Writings on architecture have been collected at the University and its predecessor institutions since the foundation of the Royal Polytechnic School in 1840. They were among the most important foundations of architectural education and conveyed traditional knowledge about the art of building as well as the most current findings and discourses. Even in the early annual reports and library catalogs of the University, there is evidence of correspondingly large stocks of architectural books, including old and rare editions. They were kept and used not only at the central University Library, but also at the individual architecture departments; the Institute for Building History and Building Design, founded in 1911, also had its own teaching collection and library. After heavy losses during the war, it was again able to gain extensive and in part valuable new acquisitions through purchases and donations after 1945. Volumes particularly worthy of protection remained at the institute even after 1994 when the holdings were absorbed into the newly established Faculty of Architecture and Urban Planning Library.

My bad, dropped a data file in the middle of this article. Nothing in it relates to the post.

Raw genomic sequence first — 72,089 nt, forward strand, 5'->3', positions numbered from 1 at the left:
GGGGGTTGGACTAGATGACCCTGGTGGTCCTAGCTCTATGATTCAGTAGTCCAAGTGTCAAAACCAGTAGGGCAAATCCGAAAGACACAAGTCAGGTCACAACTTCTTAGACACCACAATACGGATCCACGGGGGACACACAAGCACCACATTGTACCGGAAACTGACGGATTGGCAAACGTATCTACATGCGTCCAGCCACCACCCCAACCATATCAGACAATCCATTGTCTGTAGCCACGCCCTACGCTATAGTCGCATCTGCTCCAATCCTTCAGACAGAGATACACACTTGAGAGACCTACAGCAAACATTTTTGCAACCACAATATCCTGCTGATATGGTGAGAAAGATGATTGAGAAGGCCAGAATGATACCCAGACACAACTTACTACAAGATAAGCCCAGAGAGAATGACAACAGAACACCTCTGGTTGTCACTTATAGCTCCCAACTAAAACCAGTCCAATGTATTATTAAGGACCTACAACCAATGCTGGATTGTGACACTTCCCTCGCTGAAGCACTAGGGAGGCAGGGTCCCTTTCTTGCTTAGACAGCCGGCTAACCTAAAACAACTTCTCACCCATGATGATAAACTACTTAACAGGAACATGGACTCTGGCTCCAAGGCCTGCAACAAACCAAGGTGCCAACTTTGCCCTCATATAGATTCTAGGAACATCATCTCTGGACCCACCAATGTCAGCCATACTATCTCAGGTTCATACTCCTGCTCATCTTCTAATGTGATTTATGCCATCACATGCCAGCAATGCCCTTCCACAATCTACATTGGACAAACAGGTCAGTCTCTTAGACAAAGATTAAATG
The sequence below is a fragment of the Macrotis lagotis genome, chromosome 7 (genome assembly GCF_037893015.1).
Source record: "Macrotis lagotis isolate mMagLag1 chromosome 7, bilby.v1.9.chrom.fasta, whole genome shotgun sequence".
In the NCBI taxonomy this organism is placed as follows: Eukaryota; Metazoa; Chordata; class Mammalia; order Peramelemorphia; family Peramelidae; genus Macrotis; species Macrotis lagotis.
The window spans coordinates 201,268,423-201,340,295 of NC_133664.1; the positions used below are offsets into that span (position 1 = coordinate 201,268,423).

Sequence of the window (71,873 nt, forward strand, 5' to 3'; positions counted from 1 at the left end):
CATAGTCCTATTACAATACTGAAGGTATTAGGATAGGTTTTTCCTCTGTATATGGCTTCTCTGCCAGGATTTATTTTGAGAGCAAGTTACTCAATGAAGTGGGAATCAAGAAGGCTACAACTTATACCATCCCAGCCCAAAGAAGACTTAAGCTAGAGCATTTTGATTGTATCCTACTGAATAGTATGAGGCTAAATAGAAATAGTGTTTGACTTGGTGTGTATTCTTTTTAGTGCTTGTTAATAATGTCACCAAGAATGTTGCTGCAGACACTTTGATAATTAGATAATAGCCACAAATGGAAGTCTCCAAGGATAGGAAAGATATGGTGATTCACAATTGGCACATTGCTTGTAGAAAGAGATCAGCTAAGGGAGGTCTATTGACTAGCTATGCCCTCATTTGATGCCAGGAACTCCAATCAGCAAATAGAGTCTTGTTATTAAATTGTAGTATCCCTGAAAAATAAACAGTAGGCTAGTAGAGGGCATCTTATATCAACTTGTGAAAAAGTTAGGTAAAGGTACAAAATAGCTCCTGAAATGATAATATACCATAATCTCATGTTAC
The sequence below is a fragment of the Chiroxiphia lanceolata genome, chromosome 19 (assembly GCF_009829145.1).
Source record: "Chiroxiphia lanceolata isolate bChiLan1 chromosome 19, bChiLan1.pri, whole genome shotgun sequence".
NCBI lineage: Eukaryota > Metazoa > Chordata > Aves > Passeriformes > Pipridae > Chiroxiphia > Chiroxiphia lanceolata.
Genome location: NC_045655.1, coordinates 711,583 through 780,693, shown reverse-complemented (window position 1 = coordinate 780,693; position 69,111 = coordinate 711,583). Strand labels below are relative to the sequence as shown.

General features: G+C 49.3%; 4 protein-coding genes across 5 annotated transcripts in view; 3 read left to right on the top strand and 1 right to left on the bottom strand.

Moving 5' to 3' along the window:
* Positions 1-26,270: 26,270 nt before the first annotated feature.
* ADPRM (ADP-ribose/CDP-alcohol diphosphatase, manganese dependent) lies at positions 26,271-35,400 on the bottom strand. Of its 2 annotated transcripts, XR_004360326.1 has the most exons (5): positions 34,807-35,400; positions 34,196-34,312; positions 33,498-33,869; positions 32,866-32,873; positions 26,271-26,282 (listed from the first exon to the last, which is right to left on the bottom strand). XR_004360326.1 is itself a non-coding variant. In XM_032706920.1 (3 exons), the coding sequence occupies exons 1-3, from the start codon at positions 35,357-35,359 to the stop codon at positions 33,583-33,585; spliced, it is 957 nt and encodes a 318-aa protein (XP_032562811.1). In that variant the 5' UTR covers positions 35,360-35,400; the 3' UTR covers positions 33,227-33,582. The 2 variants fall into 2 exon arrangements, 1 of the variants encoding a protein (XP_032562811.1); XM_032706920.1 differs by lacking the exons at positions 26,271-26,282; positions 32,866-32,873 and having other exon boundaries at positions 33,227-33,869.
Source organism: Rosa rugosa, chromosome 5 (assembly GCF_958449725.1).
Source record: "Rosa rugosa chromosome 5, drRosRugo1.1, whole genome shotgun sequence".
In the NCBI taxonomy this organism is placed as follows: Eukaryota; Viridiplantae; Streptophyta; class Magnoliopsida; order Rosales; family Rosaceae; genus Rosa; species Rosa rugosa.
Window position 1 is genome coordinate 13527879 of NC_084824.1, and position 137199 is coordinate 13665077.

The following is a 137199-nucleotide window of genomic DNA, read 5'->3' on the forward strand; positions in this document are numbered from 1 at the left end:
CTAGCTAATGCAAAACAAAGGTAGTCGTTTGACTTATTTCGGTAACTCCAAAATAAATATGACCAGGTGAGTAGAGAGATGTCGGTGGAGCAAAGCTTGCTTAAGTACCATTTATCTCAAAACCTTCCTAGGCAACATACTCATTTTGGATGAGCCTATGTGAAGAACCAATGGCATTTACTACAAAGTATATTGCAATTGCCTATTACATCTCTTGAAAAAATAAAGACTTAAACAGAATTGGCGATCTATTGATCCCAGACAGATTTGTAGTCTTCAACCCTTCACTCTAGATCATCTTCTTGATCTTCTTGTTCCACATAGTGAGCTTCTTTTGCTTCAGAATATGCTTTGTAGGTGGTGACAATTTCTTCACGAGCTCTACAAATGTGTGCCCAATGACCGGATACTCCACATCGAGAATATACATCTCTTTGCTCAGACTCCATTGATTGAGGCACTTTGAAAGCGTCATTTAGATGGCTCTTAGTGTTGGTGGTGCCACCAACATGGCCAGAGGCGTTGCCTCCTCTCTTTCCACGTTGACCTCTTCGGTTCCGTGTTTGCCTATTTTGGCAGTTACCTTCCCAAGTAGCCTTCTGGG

Today, the ifag holds approximately 200 original editions and high-quality facsimiles, representing a crosssection of the most important European architectural discourses from the Renaissance to modernity. Special treasures include early editions and first German translations of seminal treatises by Sebastiano Serlio (1475-c. 1554), Guarino Guarini (1624-1683), and Johann Bernhard Fischer von Erlach (1656-1723). Another focus is on publications on classicist architecture and early preservation of historical monuments from the 18th and 19th centuries, reflecting the University's early teaching activities.
In cooperation with the University Library, 24 selected volumes of the collection were processed as part of a seminar project and made digitally accessible to the public in an online exhibition in 2021.
Else Schlegel M.A.